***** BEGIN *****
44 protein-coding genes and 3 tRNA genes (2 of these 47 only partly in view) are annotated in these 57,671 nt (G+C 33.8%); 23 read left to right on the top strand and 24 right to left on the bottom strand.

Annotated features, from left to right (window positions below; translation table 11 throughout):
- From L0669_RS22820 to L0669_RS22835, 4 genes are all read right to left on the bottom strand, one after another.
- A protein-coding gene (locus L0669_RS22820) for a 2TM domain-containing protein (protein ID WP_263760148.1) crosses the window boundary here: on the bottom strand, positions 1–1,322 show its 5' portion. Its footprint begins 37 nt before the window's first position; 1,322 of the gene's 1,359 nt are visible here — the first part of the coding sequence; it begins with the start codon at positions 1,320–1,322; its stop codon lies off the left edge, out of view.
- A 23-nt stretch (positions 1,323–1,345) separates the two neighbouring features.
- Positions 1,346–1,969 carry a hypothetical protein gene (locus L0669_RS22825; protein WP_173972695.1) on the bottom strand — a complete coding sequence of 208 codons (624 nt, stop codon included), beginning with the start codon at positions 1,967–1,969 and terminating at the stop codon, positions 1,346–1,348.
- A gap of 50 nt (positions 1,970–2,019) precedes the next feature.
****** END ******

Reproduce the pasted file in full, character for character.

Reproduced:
44 protein-coding genes and 3 tRNA genes (2 of these 47 only partly in view) are annotated in these 57,671 nt (G+C 33.8%); 23 read left to right on the top strand and 24 right to left on the bottom strand.

Annotated features, from left to right (window positions below; translation table 11 throughout):
- From L0669_RS22820 to L0669_RS22835, 4 genes are all read right to left on the bottom strand, one after another.
- A protein-coding gene (locus L0669_RS22820) for a 2TM domain-containing protein (protein ID WP_263760148.1) crosses the window boundary here: on the bottom strand, positions 1–1,322 show its 5' portion. Its footprint begins 37 nt before the window's first position; 1,322 of the gene's 1,359 nt are visible here — the first part of the coding sequence; it begins with the start codon at positions 1,320–1,322; its stop codon lies off the left edge, out of view.
- A 23-nt stretch (positions 1,323–1,345) separates the two neighbouring features.
- Positions 1,346–1,969 carry a hypothetical protein gene (locus L0669_RS22825; protein WP_173972695.1) on the bottom strand — a complete coding sequence of 208 codons (624 nt, stop codon included), beginning with the start codon at positions 1,967–1,969 and terminating at the stop codon, positions 1,346–1,348.
- A gap of 50 nt (positions 1,970–2,019) precedes the next feature.